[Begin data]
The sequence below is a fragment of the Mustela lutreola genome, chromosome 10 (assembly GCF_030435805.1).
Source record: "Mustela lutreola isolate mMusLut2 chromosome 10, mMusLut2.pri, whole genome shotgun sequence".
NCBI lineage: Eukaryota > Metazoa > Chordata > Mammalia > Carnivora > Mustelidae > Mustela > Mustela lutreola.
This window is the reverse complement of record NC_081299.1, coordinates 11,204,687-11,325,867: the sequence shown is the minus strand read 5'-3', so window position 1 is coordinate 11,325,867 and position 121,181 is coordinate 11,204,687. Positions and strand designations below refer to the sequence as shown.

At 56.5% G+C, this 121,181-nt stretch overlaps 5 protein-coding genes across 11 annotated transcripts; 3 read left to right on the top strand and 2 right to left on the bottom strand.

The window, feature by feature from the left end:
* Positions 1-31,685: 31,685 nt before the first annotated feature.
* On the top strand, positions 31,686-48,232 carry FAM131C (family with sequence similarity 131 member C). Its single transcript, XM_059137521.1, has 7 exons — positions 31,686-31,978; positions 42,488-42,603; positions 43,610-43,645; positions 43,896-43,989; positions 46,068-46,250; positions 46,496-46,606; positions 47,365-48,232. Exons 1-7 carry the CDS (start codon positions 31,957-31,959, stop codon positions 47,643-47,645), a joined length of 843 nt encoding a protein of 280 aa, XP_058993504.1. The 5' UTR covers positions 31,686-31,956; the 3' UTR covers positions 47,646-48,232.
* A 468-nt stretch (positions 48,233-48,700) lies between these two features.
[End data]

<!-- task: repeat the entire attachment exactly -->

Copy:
The sequence below is a fragment of the Mustela lutreola genome, chromosome 10 (assembly GCF_030435805.1).
Source record: "Mustela lutreola isolate mMusLut2 chromosome 10, mMusLut2.pri, whole genome shotgun sequence".
NCBI lineage: Eukaryota > Metazoa > Chordata > Mammalia > Carnivora > Mustelidae > Mustela > Mustela lutreola.
This window is the reverse complement of record NC_081299.1, coordinates 11,204,687-11,325,867: the sequence shown is the minus strand read 5'-3', so window position 1 is coordinate 11,325,867 and position 121,181 is coordinate 11,204,687. Positions and strand designations below refer to the sequence as shown.

At 56.5% G+C, this 121,181-nt stretch overlaps 5 protein-coding genes across 11 annotated transcripts; 3 read left to right on the top strand and 2 right to left on the bottom strand.

The window, feature by feature from the left end:
* Positions 1-31,685: 31,685 nt before the first annotated feature.
* On the top strand, positions 31,686-48,232 carry FAM131C (family with sequence similarity 131 member C). Its single transcript, XM_059137521.1, has 7 exons — positions 31,686-31,978; positions 42,488-42,603; positions 43,610-43,645; positions 43,896-43,989; positions 46,068-46,250; positions 46,496-46,606; positions 47,365-48,232. Exons 1-7 carry the CDS (start codon positions 31,957-31,959, stop codon positions 47,643-47,645), a joined length of 843 nt encoding a protein of 280 aa, XP_058993504.1. The 5' UTR covers positions 31,686-31,956; the 3' UTR covers positions 47,646-48,232.
* A 468-nt stretch (positions 48,233-48,700) lies between these two features.